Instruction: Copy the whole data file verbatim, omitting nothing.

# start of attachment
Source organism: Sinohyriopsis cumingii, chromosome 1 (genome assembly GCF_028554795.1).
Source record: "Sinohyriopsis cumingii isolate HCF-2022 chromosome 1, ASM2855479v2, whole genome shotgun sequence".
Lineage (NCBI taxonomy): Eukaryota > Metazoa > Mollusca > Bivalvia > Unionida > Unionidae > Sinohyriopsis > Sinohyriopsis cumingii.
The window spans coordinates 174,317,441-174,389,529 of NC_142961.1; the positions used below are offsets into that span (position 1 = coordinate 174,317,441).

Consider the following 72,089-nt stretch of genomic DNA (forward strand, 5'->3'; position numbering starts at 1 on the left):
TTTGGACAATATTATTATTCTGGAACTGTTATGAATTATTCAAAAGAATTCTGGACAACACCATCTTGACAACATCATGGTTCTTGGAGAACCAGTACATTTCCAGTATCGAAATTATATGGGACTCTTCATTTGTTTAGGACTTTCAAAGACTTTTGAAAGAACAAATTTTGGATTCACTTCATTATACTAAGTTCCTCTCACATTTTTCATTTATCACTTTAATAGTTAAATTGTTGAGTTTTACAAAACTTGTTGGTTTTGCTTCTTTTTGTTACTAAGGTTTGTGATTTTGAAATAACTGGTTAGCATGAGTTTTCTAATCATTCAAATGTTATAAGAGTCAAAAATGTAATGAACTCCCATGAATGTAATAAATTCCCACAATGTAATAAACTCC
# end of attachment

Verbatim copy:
Source organism: Sinohyriopsis cumingii, chromosome 1 (genome assembly GCF_028554795.1).
Source record: "Sinohyriopsis cumingii isolate HCF-2022 chromosome 1, ASM2855479v2, whole genome shotgun sequence".
Lineage (NCBI taxonomy): Eukaryota > Metazoa > Mollusca > Bivalvia > Unionida > Unionidae > Sinohyriopsis > Sinohyriopsis cumingii.
The window spans coordinates 174,317,441-174,389,529 of NC_142961.1; the positions used below are offsets into that span (position 1 = coordinate 174,317,441).

Consider the following 72,089-nt stretch of genomic DNA (forward strand, 5'->3'; position numbering starts at 1 on the left):
TTTGGACAATATTATTATTCTGGAACTGTTATGAATTATTCAAAAGAATTCTGGACAACACCATCTTGACAACATCATGGTTCTTGGAGAACCAGTACATTTCCAGTATCGAAATTATATGGGACTCTTCATTTGTTTAGGACTTTCAAAGACTTTTGAAAGAACAAATTTTGGATTCACTTCATTATACTAAGTTCCTCTCACATTTTTCATTTATCACTTTAATAGTTAAATTGTTGAGTTTTACAAAACTTGTTGGTTTTGCTTCTTTTTGTTACTAAGGTTTGTGATTTTGAAATAACTGGTTAGCATGAGTTTTCTAATCATTCAAATGTTATAAGAGTCAAAAATGTAATGAACTCCCATGAATGTAATAAATTCCCACAATGTAATAAACTCC